Despite what many people would think, green salsa isn’t less spicy than red salsa. I believe this is because of the perception that a red chili would be spicier than a green chili, but the color of the salsa has nothing to do with the color of the main chili — it’s the “vehicle” used for it.
While red salsas are the easiest to make as we have tomatoes all over the world, green salsas, are made with tomatillo.
Many people who aren’t familiarized with tomatillos think they are only unripe tomatoes, but they’re a different fruit (just alike). Tomatillos and tomatoes are in fact distant relatives — they share the same biological families (Solanaceae) but different genres. Tomatillos are more related to fruits such as gooseberry and ground cherries. As shown in the picture, both gooseberries and tomatillos are covered by tiny film leaves. Tomatillos are found fresh in Mexico, and in some places in central and south America. In the USA and Europe sometimes they are sold in very pricy processed canned preserves.
In Mexico, we have a saying “a good Mexican fast food stand is made by their salsas”. Erick Gutierrez, the chef from the Mexican contemporary restaurant “Mahis” in Pachuca City, says that any good salsa must be well-rounded, as a good wine; it should have balance between spicy, sourness, sweetness, and smokiness. “I love spicy food, and spicy salsas”, he says. “I am not against that, I even enjoy that but, many times more than enhancing the flavor of the dishes, a very intense spice will cause it to fade.”
In front of my department complex, there’s a lady who will sell her food from 9am to 5pm every single day from Monday to Sunday. Despite what many Mexican purist chefs would say, she uses the secret SALSA ingredient of many Mexican grannies: Powdered chicken broth.
It is sold widely in the country and, even though it was supposed to be sold to prepare soup easily, in Mexico all mothers will sprinkle it into their preparations, including the salsas. It gives a slightly meaty taste, when using it, you must be quite careful because it is also (quite) salty, and it must be added just to rectify flavors and not in the first place before salt.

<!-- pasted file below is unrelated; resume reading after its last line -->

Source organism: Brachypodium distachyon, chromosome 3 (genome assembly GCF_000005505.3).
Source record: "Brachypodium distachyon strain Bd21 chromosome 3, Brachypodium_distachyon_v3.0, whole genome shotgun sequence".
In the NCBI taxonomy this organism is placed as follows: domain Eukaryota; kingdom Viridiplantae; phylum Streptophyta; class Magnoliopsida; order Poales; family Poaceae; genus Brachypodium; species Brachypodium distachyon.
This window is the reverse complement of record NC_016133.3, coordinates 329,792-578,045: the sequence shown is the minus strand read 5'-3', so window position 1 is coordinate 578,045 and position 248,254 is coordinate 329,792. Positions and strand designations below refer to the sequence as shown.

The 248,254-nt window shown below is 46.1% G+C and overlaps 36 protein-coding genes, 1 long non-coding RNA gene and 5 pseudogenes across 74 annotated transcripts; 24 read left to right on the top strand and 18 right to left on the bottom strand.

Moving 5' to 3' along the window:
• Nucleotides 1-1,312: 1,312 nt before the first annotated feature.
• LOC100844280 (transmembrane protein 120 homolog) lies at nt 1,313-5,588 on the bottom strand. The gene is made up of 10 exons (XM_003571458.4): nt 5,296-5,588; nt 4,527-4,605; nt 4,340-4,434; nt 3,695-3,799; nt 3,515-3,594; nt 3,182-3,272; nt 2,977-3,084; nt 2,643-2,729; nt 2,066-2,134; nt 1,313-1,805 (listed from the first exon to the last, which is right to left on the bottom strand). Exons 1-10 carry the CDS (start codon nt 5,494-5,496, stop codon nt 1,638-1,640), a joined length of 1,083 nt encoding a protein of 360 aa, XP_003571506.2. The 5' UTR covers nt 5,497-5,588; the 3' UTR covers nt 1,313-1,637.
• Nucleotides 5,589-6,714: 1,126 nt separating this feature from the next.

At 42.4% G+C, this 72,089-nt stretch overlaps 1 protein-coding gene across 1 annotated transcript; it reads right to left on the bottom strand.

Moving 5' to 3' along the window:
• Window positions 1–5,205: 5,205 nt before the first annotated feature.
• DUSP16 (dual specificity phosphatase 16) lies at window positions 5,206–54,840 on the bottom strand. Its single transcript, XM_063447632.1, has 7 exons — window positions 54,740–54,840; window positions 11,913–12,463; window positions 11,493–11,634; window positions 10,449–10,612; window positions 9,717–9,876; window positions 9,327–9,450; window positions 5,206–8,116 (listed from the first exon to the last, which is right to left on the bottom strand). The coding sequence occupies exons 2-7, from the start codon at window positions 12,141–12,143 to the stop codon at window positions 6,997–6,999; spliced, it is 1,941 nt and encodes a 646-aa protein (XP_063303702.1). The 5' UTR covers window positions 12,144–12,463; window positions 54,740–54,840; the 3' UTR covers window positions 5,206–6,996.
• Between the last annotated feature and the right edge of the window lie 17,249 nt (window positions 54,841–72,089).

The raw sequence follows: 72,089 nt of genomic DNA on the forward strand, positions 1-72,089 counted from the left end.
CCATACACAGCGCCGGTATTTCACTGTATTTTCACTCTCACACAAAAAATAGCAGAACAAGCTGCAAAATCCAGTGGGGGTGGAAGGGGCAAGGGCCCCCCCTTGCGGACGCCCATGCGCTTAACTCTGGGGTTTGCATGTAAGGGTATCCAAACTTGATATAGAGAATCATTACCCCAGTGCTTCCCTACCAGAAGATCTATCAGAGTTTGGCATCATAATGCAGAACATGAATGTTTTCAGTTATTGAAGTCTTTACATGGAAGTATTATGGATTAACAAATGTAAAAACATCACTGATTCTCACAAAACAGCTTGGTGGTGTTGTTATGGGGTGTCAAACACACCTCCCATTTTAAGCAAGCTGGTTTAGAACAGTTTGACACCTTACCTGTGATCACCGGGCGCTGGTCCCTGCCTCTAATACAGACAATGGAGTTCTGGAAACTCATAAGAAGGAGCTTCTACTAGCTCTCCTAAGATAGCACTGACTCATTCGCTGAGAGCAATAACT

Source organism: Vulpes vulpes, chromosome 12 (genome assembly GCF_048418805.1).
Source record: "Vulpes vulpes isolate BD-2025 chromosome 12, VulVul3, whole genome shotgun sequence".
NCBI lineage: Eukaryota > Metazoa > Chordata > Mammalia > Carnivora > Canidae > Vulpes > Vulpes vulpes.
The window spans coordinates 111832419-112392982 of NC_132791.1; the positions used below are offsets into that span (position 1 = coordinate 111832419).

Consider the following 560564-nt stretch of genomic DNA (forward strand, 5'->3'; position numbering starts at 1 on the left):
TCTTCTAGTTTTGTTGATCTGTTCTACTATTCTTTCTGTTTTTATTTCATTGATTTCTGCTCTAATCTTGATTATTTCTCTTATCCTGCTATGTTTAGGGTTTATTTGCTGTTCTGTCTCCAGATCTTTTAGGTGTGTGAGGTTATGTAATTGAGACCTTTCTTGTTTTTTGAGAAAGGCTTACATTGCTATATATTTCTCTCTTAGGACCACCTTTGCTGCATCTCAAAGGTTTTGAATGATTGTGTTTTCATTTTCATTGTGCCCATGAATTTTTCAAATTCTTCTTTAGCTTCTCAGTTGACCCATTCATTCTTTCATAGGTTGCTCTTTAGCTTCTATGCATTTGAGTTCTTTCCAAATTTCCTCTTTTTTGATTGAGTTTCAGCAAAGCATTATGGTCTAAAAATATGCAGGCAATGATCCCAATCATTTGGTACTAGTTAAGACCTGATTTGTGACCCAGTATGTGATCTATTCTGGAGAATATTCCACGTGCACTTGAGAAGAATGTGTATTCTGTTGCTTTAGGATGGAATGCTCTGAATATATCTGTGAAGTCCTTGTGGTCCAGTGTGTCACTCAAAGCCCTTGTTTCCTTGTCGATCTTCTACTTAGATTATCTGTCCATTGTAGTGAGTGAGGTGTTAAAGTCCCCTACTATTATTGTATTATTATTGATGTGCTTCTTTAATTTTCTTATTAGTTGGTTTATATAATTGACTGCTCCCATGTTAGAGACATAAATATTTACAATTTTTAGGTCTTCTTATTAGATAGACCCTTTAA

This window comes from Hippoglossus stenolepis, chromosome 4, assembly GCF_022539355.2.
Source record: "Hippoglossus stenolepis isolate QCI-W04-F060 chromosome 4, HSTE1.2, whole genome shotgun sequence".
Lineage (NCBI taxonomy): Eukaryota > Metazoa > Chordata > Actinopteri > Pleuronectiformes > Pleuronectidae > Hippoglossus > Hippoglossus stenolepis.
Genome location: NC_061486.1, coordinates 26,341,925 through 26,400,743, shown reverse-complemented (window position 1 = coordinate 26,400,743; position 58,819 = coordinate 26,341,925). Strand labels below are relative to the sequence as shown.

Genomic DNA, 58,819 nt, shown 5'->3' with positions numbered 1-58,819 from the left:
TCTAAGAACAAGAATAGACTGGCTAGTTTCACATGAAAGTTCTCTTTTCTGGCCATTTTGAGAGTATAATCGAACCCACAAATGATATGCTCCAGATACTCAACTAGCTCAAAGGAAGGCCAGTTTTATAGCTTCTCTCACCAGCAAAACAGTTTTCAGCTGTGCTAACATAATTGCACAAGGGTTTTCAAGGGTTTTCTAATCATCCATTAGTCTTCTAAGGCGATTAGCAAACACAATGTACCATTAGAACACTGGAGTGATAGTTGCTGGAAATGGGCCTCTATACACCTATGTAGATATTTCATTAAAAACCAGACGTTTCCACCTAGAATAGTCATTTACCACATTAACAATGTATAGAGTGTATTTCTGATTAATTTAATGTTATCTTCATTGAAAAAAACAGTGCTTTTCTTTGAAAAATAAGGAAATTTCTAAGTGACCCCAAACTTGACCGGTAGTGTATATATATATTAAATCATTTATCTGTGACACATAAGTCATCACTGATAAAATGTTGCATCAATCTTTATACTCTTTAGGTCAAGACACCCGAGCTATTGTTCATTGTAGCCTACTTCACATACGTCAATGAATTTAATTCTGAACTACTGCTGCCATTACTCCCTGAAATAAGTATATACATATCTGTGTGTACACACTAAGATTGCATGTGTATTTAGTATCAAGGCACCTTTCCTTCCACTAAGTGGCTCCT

I remember since I was a child, my mom would bring the salsas to every potluck in family gatherings. She would just find the perfect pairing for the occasion. No matter if it’s a formal or casual gathering, she has a recipe. She follows her instinct and I have seen it my whole life. If there was an improvised meeting, she only opened the pantry and came with a combination that everyone liked. No recipes — she knew how to make it by heart.
As I previously said, and I have known my whole life recipes are huge, but when I reached a certain age in my teenage we would create and use our instincts to make our own salsas, and many of them have worked. Adding mango, deep frying ingredients, emulsifying ingredients with oil, and even with some strawberry jam for sweetness, the sky is the limit.
THE MAKINGS OF A GOOD SALSA
My unofficial classification of the main ingredients of salsa is the following:
This is the accurate term I would use for the predominant ingredient of the salsa, the most common are tomatoes and tomatillos, but some salsas would use cooking oil or just water.
Garlic and onion. As in many cooking recipes, these bad boys always come together which will bring the soul to the salsa.
The main role: